By one measurement, we are living through the most successful University of Kentucky sports year ever.
Presently, UK stands 16th in the nation in the Learfied Sports Directors' Cup standings. Those ratings — designed to measure the overall strength of a college athletics department — assign point totals in each sport based on how a school performs in NCAA team championships. Before finishing 25th last season, UK had never cracked the Top 25 in the Directors' Cup.
To a large degree, what is fueling this overall Kentucky success is the power of UK women's sports.
Thursday night, Coach Rachel Lawson's softball Wildcats (49-17) beat Louisiana-Lafayette in UK's first-ever appearance in the Women's College World Series.
Whatever happens in the double-elimination event, Kentucky softball making it to the biggest stage in a sport not traditionally associated with UK was a "breakthrough moment" for the Wildcats athletics department.
"I feel a sense of accomplishment for our school and university," Lawson said Wednesday at a news conference in Oklahoma City. "They have put a lot of time and resources and effort into women's athletics and softball."
Almost across the board this school year, Kentucky women's programs have left big marks. The UK women's track and field team enters the preliminary round of the NCAA's outdoor championships this week ranked No. 5 in the country.
Women's basketball advanced to its fourth NCAA tourney round of 16 in five years. Volleyball and women's soccer each made the second round of their NCAA Tournaments. In indoor track, the Kentucky women finished ninth in the NCAA championships, the school's best finish ever.
Of Kentucky's 701.5 total points in the current Directors' Cup standings, UK's women's teams have accounted for 57.7 percent (404.5) — and that does not take into account the 85 points earned by the coed UK rifle team.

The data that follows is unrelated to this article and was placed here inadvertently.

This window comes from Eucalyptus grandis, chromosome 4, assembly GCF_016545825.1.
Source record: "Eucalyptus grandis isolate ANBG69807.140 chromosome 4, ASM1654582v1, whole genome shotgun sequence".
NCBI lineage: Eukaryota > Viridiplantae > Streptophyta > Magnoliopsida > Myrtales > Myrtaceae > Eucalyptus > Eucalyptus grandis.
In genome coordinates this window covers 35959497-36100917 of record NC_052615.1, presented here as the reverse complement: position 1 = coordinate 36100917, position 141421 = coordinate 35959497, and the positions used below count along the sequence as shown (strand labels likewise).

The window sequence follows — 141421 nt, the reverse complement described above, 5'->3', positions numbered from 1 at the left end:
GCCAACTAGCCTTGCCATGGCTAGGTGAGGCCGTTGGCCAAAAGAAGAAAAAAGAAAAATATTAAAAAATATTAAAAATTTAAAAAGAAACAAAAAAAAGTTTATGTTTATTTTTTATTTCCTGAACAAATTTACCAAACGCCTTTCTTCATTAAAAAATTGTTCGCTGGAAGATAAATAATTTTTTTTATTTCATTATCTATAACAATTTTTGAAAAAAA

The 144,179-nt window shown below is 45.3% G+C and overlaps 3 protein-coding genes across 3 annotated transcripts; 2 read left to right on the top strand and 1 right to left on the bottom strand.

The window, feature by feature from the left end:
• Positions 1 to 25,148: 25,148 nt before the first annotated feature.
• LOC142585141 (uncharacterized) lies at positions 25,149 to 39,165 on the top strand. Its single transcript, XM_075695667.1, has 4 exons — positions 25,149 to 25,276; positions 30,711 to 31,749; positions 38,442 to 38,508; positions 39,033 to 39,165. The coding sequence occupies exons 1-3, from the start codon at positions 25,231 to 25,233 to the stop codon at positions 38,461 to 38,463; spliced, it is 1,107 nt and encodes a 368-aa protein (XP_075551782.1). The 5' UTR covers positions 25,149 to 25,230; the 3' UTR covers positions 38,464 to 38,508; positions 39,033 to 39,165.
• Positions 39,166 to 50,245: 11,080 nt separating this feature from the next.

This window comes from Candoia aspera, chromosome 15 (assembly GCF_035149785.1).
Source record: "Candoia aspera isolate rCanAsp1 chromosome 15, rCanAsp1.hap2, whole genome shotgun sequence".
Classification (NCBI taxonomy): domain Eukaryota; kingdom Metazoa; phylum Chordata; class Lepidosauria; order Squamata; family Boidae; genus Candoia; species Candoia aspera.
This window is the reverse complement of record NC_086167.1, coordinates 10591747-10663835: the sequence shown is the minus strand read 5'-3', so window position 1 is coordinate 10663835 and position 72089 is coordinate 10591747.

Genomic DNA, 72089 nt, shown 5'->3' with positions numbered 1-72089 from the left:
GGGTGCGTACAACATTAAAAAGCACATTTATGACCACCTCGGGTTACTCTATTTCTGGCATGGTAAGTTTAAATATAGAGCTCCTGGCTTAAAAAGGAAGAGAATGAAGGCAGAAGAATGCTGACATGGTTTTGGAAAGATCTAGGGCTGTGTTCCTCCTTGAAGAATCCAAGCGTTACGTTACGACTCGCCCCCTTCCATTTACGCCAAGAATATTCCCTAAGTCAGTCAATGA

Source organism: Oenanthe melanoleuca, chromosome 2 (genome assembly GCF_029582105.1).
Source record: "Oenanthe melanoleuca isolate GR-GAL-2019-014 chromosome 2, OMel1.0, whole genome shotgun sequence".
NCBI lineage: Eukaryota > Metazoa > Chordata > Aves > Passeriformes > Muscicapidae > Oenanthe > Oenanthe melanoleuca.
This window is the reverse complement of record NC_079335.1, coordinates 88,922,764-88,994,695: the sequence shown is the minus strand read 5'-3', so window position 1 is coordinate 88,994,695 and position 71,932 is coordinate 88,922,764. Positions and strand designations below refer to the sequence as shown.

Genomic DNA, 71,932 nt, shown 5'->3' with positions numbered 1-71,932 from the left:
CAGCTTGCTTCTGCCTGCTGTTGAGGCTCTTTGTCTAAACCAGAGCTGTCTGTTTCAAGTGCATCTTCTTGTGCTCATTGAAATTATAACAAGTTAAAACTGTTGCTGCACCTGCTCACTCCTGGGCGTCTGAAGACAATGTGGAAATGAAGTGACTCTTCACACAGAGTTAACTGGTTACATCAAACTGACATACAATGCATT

UK male athletes have supplied some stellar moments too, of course. Most notable are John Calipari's men's hoops Cats' thrilling run to the NCAA title game and UK baseball star A.J. Reed's bid for National Player of the Year honors.
Yet in many ways this bountiful UK sports year has been defined by extraordinary achievements from women athletes.
Kentucky softball's sophomore pitcher Kelsey Nunley threw every inning (481⁄3) of UK's NCAA Tournament drive to the Women's College World Series, compiling a 0.87 ERA.
UK track's junior sprinter Dezerea Bryant, a transfer from Clemson, clocked what was the fastest women's 200-meter dash (22.82 seconds) in the world in February.
In what was arguably the most-discussed regular-season women's basketball game of 2013-14, UK guard Jennifer O'Neill poured in 43 points to ignite a four-overtime victory over Baylor.
Wildcats women's soccer All-American Arin Gilliland — she of the three game-winning goals last fall — has just been recalled to the U.S. Women's National Team Under-23 training camp.
Those are just four. We didn't even mention volleyball star Whitney Billings being named second-team All-America for a second straight year. Or women's basketball standout DeNesha Stallworth being chosen in the WNBA Draft.
Or distance runner Cally Macumber winning the 5K at the Penn Relays. Or track star Kendra Harrison, another Clemson transfer, becoming the first SEC athlete to sweep conference outdoor titles in the 100- and 400-meter hurdles since 1999.
That so much of Kentucky's all-around sports success is being driven by women's athletics speaks well of Mitch Barnhart's tenure as UK athletics director.
Barnhart has had some misfires on high-profile coaching hires. He does not always handle the public relations aspects of being an SEC AD with ease.
Still, since he arrived from Oregon State in 2002, Barnhart has transformed UK into something it had never been before: a comprehensive, SEC-level athletics department (which, yes, still needs to improve at football).
Last season, Kentucky women's basketball coach Matthew Mitchell was asked what has allowed his program to flourish. Said Mitchell: "Mitch Barnhart said, 'We're going to have good sports across the board,' and, in particular, (he) really invested in women's basketball in a significant way."
This school year, UK's investment in its women's sports programs is producing boffo returns.